DIABETES WATCH

Pharmacy Times, Volume 0, 0

Blood Sugar Levels Impact Risk of Blood ClotsLow blood sugar levels are importantfor patients with diabetes prior to havinghip-or knee-replacement surgery.Elevated blood sugar levels put patientsat risk of developing life-threateningblood clots. A study analyzed therecords of 6500 patients who underwenthip-or knee-replacement surgeryat Thomas Jefferson University Hospitalbetween 2003 and 2005.

The researchers uncovered 38 patientswho had blood-glucose levels above 250mg/dL during preoperative testing and onthe day of the surgery. Of the patients, allbut one patient were diabetic, which wasdefined as a fasting blood glucose level>126 mg/dL.

Lead investigator Boris Mraovic, MD,said, "We found that 10.5% of thosewith high blood sugar developed apulmonary embolism, compared [with]only 1.7% of the other patients. Thisrate is more than 6 times higher thanwe would expect to see in the generalpopulation." He said additionalstudies are needed to confirm hisresults. (The findings were recentlyreported at the annual meeting of theAmerican Society of Anesthesiologists.)

Buyer Beware: Web Site Touts Fake Diabetes "Cures"

The FDA and US Federal Trade Commission(FTC) are warning patients about US and foreign-owned Web sites that tout dietary supplementsas a cure, treatment, or prevention of diabetes.Upon finding the sites through an"Internet sweep" for counterfeit sites and products,the agencies sent warning letters to thecompanies and notified government agencies inCanada and Mexico.

The FDA, which warned 24 individuals andprivate companies, generally resolves suchmatters without further action. The agencycan, however, impose fines and other penaltiesas well as confiscate products. The FTC confirmedthat about 25% of the firms that werewarned about misleading ads?84 US Websites and 7 Canadian sites targetingAmericans?have changed their claims ortaken down their sites. Another 21 sites werereferred to other foreign governments.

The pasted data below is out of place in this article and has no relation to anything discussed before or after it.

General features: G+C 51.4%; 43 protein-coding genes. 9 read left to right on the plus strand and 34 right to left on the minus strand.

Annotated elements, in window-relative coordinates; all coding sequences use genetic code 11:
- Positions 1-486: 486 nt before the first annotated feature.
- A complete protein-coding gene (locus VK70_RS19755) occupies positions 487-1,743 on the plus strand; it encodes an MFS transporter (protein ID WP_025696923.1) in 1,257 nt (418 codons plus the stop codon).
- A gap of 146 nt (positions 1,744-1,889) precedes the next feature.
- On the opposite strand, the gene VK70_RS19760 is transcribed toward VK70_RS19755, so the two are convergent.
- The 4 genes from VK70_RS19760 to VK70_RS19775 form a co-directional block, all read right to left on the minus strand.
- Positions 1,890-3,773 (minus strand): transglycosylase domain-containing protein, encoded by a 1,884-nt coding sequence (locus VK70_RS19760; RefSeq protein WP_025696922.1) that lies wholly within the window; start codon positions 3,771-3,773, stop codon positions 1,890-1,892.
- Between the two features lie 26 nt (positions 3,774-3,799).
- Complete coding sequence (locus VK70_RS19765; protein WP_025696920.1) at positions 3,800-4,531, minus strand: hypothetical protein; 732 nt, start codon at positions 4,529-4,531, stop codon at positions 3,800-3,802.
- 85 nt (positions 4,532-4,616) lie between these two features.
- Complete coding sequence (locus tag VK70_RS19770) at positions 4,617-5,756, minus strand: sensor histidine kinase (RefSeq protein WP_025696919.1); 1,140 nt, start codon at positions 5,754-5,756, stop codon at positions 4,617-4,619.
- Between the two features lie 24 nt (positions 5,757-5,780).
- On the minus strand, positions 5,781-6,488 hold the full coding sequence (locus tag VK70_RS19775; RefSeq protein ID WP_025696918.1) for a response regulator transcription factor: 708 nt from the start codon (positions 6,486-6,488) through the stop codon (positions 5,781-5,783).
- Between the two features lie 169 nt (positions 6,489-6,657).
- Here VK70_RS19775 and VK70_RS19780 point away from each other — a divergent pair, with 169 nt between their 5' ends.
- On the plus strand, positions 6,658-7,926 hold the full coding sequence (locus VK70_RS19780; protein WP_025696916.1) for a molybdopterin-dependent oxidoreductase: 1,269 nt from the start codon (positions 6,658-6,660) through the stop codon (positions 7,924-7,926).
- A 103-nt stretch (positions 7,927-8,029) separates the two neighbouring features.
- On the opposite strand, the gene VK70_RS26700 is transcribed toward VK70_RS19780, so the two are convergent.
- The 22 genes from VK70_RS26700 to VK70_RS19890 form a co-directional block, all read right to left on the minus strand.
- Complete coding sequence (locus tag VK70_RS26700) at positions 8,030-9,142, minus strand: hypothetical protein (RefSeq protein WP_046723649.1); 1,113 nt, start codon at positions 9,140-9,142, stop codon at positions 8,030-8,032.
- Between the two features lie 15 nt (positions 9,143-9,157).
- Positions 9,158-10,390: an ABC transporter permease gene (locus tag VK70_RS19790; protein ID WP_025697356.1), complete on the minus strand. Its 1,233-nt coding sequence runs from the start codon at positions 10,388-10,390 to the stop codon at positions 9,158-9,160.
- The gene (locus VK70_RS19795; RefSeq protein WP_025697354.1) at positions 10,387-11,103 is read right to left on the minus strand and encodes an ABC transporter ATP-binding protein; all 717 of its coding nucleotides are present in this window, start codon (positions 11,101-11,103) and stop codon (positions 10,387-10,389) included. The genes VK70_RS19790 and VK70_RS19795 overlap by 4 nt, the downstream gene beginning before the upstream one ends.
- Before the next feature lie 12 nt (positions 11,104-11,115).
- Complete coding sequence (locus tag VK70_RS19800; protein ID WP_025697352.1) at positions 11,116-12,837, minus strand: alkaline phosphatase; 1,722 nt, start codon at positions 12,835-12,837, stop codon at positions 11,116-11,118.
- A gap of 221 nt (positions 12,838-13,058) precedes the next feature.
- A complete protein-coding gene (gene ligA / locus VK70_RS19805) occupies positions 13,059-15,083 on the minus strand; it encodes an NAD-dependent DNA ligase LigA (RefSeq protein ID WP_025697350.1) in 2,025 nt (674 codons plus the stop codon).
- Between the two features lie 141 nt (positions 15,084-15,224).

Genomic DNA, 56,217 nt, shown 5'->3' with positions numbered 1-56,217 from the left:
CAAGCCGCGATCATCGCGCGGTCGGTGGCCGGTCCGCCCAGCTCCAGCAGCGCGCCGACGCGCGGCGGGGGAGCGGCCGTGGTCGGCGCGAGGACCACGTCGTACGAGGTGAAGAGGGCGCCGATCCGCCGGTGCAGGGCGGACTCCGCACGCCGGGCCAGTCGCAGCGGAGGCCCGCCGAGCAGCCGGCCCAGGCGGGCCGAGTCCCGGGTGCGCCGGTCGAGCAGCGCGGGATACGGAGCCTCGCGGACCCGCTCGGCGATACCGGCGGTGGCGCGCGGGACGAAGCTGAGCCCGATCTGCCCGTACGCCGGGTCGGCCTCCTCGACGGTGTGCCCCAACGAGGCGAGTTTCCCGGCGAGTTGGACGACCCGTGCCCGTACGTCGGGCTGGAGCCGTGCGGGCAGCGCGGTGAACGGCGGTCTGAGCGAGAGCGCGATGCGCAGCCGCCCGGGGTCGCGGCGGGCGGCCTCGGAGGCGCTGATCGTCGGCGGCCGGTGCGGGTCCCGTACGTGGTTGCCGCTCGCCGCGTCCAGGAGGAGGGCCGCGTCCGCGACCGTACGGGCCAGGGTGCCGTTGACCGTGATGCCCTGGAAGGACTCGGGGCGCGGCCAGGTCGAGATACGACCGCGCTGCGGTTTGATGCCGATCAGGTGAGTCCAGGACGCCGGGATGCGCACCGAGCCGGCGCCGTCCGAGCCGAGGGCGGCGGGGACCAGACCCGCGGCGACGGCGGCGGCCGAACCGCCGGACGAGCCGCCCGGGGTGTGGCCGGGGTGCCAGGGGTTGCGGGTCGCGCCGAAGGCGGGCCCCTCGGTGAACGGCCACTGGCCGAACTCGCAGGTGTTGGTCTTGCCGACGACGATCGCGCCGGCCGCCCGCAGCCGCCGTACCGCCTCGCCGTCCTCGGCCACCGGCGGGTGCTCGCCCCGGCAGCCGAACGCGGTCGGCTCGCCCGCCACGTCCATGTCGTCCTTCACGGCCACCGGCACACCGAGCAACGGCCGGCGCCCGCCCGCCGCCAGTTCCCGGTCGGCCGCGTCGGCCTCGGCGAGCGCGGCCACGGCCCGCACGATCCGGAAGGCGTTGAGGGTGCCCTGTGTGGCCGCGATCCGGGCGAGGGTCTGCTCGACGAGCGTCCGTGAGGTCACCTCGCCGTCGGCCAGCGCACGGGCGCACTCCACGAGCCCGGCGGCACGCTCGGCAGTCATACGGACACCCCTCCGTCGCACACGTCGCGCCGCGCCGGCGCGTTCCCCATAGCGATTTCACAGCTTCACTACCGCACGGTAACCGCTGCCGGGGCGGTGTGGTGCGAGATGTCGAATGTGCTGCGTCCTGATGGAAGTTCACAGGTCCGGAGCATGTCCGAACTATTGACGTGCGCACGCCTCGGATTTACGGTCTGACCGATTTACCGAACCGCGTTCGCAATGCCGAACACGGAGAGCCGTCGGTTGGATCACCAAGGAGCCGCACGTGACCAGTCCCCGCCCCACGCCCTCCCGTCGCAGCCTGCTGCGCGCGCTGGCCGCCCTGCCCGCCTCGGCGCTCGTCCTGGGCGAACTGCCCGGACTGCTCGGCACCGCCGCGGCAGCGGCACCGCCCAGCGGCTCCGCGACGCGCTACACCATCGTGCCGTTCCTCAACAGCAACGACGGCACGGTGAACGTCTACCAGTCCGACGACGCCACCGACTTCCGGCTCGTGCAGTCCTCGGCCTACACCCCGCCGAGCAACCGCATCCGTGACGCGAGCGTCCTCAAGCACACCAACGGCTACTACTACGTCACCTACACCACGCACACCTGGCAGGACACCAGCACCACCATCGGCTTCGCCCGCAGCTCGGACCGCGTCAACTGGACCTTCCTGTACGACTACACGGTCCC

Nonadherence Is a Risky Behavior

A new study found that 21% of patients with diabetes do not adhere totheir medications for blood-sugar lowering, blood-pressure lowering, or cholesterollowering. P. Michael Ho, MD, and colleagues reported that patientswho did not comply with their medications had a 58% higher risk of hospitalizationand an 81% greater risk of dying, compared with patients whotook their medications.

"Incremental increases in medication adherence were associated withimproved outcomes," reported the researchers in the Archives of InternalMedicine (September 2006).

Is Aggressive Treatment Too Stressful?

In the first years, a little anxiety is par for the course following a diagnosisof type 2 diabetes. A study, reported in Diabetes Care (October 2006), foundthat early and rigorous treatment appears to lead to greater anxiety and lessability to cope, however. The study examined 196 patients diagnosed 3 to 33months previously who were undergoing usual care or intensive treatment.The researchers learned that a majority of patients reported minor distressand reduced levels of perceived seriousness and vulnerability and feltsecure coping with the disease. They had a different response from patientsdiagnosed between 2 and 3 years previously. This group considered theirdiabetes more threatening. The group who had intensive treatment reportedmore distress and less self-confidence in the first year.

CVD Is Dangerous for Older Patients with Diabetes

A study of 6000 individuals aged over 65 years found thatpatients with diabetes are 2 times more prone to die from cardiovasculardisease (CVD) when compared with patients withoutdiabetes. The risk was even greater for patients takinginsulin. During the 11-year study, >40% of the patients died,and about 50% to 60% of the fatalities were attributed toheart-related issues.

The researchers also found that patients taking insulin were6 times more likely to die from infectious diseases or kidneyfailure, compared with patients without diabetes.Furthermore, women treated with insulin had a remarkablyhigh mortality risk. Earlier studies have shown that diabetesups the risk of death from CVD in young and middle-aged individuals.It was not clear, however, how it affected seniors. "Theresults of this study suggest that rectifying this situation couldprolong the lives of many elderly people with diabetes," reportedthe investigators recently in the on-line journal PublicLibrary of Science.